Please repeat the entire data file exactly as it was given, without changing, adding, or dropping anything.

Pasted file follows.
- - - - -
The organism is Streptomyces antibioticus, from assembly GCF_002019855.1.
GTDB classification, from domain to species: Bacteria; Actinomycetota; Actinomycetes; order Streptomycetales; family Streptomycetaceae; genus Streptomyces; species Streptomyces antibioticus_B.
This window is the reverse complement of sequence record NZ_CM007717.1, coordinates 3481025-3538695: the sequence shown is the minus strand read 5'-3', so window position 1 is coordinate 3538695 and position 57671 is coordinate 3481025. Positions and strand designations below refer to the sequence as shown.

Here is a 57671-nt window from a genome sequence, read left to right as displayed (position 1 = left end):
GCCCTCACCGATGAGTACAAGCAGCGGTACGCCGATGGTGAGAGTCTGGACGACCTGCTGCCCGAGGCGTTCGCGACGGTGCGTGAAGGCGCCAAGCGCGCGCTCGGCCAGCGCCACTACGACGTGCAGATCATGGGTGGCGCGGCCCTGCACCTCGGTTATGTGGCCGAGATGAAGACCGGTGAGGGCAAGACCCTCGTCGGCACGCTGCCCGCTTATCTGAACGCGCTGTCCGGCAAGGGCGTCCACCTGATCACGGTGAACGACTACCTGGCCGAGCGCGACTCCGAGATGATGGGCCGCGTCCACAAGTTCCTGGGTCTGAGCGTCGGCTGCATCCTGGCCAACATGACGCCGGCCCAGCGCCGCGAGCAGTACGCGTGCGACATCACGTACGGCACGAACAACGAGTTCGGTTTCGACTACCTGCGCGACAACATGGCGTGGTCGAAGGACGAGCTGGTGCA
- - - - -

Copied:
The organism is Streptomyces antibioticus, from assembly GCF_002019855.1.
GTDB classification, from domain to species: Bacteria; Actinomycetota; Actinomycetes; order Streptomycetales; family Streptomycetaceae; genus Streptomyces; species Streptomyces antibioticus_B.
This window is the reverse complement of sequence record NZ_CM007717.1, coordinates 3481025-3538695: the sequence shown is the minus strand read 5'-3', so window position 1 is coordinate 3538695 and position 57671 is coordinate 3481025. Positions and strand designations below refer to the sequence as shown.

Here is a 57671-nt window from a genome sequence, read left to right as displayed (position 1 = left end):
GCCCTCACCGATGAGTACAAGCAGCGGTACGCCGATGGTGAGAGTCTGGACGACCTGCTGCCCGAGGCGTTCGCGACGGTGCGTGAAGGCGCCAAGCGCGCGCTCGGCCAGCGCCACTACGACGTGCAGATCATGGGTGGCGCGGCCCTGCACCTCGGTTATGTGGCCGAGATGAAGACCGGTGAGGGCAAGACCCTCGTCGGCACGCTGCCCGCTTATCTGAACGCGCTGTCCGGCAAGGGCGTCCACCTGATCACGGTGAACGACTACCTGGCCGAGCGCGACTCCGAGATGATGGGCCGCGTCCACAAGTTCCTGGGTCTGAGCGTCGGCTGCATCCTGGCCAACATGACGCCGGCCCAGCGCCGCGAGCAGTACGCGTGCGACATCACGTACGGCACGAACAACGAGTTCGGTTTCGACTACCTGCGCGACAACATGGCGTGGTCGAAGGACGAGCTGGTGCA